Therefore go and make disciples of all nations, baptizing them in the name of the Father and of the Son and of the Holy Spirit, and teaching them to obey everything I have commanded you. And surely I am with you always, to the very end of the age.”  Matthew 28:19-20

To be a Church, the first thing we need to consider is: do we reach out to others with the love of Jesus?  As a group of believers, do you prioritize  reconciling our world with Jesus?  One of the benchmarks of a healthy Church are how many new people come to faith and if there is a growing body of believers who are being baptized into the Kingdom of God. 

Is the Church not just growing bigger numerically, but is it growing deeper spiritually?  Jesus calls us to the messy (but joyful) work of making disciples as we teach them to obey His word.  We need to be about the business of helping others to be transformed into the image of Christ.  While we might have a great building with an abundance of programs, but the end goal needs to remain the making of disciples.

Finally, a healthy Church recognizes the power of Christ being with them.  They take comfort and direction from Him, striving to live out the mandate that He has gave us in Matthew 28. A healthy Church relies on God for His provision, magnifying Him through the worship of their lives, and giving Him the honor and glory for how He works in and through them.

In my own life, I have had to learn to let aspects of Church life that I enjoy go, all for the sake of the mission of the Kingdom of God.  So like me, what do you need to re-evaluate in light of our mission?  What is there that you might need to let go to be faithful to the call of the Great Commission? Personally, I am working at scaling back to a simple focus on that which brings God joy and fulfills what He calls us to.  And in that, I am learning to find peace.  Why don’t you join me on the journey as we realize that the Church is not a building or a place, but a way of life.


Watching How We Speak To Our Kids, Spouses, and Others

Week in and week out I take the time to pray Psalm 19:14.  It is a verse that asks,

“May the words of my mouth and the meditations of my heart be acceptable in your sight, Lord, my Rock and my Redeemer.”

And I always pray this simple prayer, a Psalm of David, just before I teach His word at a church service, a retreat, or a conference.  This has been part of my pre-speaking routine for years.  And I think that this is a good thing as I desire that the words of my mouth, and the thoughts of my heart, are acceptable to God when I teach.

But recently, I have been convicted about the many other words that come out of my mouth when I am not speaking in the public eye.

The words that I speak to my sons, Josiah who is 12 and Elijah who is 8, have given me pause for thought.  Both are growing and need words of life spoken over them.  Both need words of affirmation about who they are as young men and words that lift them up and give them an example of Godly living to aspire to.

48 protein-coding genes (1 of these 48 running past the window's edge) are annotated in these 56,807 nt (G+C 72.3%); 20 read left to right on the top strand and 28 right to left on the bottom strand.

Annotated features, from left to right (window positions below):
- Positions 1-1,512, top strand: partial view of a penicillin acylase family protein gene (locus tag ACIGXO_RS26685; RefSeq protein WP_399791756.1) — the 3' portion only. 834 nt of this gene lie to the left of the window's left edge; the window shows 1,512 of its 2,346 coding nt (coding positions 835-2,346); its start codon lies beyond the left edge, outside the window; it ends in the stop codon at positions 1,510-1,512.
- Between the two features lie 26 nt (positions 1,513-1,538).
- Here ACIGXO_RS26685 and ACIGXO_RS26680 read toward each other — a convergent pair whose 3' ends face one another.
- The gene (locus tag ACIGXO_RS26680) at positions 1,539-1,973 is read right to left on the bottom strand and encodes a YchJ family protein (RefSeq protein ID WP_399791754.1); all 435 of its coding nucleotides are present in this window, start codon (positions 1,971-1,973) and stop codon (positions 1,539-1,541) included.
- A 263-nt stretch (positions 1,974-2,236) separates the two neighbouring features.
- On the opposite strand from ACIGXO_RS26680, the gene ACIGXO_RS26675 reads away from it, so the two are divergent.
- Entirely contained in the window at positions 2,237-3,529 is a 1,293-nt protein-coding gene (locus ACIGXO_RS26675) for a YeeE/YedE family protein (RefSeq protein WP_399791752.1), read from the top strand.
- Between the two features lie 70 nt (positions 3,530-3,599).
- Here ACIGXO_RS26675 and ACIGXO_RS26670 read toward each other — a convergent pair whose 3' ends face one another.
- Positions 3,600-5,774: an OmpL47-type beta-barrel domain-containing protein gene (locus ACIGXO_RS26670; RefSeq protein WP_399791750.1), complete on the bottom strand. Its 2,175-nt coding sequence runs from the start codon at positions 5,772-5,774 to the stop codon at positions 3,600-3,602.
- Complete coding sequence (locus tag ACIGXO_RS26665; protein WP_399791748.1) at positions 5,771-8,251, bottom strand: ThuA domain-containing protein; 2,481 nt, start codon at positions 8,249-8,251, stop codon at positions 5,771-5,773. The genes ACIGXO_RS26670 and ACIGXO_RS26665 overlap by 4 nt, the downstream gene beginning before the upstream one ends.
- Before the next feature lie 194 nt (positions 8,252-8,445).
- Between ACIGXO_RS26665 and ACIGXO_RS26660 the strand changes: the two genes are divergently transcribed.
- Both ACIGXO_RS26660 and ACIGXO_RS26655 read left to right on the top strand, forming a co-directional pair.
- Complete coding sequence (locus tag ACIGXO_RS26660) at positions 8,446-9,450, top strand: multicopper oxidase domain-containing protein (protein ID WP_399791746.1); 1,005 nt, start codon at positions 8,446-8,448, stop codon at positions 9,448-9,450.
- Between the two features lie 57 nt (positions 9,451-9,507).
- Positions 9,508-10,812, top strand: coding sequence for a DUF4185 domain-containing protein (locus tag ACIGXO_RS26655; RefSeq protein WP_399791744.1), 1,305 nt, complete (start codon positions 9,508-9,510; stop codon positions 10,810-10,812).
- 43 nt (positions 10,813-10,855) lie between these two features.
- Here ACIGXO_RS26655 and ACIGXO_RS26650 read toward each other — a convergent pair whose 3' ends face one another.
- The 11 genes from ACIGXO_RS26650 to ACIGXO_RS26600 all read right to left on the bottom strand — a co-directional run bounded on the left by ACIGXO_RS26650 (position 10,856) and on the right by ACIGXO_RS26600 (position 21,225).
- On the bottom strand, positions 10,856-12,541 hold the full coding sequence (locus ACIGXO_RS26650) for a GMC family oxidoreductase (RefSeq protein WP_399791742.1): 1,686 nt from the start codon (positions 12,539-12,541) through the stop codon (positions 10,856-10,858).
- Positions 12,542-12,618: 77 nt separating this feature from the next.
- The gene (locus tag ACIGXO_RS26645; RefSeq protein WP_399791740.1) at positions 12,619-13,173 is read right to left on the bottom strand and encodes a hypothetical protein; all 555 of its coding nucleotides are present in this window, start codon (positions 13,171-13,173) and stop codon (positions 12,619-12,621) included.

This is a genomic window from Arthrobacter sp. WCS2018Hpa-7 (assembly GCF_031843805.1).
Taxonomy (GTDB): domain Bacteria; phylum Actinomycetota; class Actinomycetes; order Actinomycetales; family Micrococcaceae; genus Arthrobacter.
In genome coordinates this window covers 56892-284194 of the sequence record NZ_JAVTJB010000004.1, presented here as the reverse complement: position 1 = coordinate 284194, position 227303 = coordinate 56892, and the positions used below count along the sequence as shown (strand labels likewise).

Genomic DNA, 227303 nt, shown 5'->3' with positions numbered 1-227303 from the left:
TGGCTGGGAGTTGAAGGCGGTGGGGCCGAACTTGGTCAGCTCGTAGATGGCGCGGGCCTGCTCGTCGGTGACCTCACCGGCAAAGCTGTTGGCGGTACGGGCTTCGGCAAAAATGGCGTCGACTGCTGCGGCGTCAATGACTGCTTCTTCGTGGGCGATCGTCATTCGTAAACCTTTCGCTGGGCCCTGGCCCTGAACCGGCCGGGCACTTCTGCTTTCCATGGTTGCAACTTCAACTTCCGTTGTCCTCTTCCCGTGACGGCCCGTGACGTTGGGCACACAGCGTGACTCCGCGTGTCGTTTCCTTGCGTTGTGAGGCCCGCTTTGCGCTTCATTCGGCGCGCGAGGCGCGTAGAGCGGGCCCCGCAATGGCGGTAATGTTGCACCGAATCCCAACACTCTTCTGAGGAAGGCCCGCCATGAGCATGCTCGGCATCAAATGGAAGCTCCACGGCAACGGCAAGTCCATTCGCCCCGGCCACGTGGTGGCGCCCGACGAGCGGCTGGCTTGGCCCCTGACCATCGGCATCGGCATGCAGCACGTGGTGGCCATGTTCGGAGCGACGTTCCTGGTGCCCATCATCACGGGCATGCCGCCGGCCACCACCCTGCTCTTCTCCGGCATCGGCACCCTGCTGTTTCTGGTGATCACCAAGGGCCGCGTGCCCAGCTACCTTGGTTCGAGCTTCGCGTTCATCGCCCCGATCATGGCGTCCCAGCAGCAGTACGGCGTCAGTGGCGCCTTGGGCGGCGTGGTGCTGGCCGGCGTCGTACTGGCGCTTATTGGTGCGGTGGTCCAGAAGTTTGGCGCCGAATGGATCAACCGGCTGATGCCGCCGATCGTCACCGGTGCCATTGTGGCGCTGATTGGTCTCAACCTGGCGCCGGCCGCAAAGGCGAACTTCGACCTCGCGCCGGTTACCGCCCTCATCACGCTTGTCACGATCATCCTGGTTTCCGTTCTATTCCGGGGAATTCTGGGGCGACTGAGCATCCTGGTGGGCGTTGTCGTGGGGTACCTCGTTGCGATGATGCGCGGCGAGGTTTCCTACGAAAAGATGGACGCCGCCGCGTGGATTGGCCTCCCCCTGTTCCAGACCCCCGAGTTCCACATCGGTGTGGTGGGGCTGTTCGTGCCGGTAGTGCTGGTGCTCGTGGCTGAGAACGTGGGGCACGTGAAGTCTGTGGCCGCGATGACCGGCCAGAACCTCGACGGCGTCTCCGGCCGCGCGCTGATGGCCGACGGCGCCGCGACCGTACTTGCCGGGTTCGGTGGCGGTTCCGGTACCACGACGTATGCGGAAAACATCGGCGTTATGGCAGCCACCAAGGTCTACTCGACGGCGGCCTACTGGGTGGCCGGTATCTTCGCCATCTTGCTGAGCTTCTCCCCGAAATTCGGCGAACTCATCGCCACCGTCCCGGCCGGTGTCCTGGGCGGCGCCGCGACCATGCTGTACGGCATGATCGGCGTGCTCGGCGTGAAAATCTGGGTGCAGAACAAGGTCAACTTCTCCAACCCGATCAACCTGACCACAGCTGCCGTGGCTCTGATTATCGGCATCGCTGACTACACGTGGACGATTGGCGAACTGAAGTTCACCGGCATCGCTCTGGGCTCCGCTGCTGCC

I have thought as well of the words that I have for my bride, Anna.  She is an incredible wordsmith herself, therefore she sees the world through thought and expression that is the written word.  Do I bless her with what I say?  Do I demonstrate love for her by only speaking blessings into her life?  I tell her often that I love her but do I contradict that with words that would show the opposite?  At times my words have lifted burdens and caused joy for her, but I know at other times they have wounded her deeply and caused pain and frustration.

We need to recognize the true power of our words.

Paul tells us in Ephesians 4:29 that we should not let any unwholesome talk come out of our mouths but only that which is helpful for building each other up according to their needs, that it may benefit those who listen.  So I ask myself, and I ask you, “Are the words of your mouth and the meditations of your heart acceptable in God’s sight?”

Do your words:

  • Build others up or tear them down?
  • Provide help or a hindrance?
  • Encourage others or cause them pain?
  • Glorify Jesus or glorify yourself?

Taking the time to really listen to yourself as you speak might be an eye opening experience.  Pray that God would open your heart and mind to what He wants to do with your words today.


Idol Worship

21st Century Idol Worship

Talk to a dozen different people and you will see what they think is important.  One couple searches for and discusses travel plans for their next trip constantly.  Business folks consistently talk about the next big deal or a project coming down the pipe.  Enthusiasts of every stripe will regale you with tales of their hobbies that fill their lives.  But for the follower of Jesus, the question we might do well to ask ourselves is, when does this job, past time, or hobby become an idol worship in my life that keeps me from experiencing the fullness of God? Matthew 6:21 is very clear that,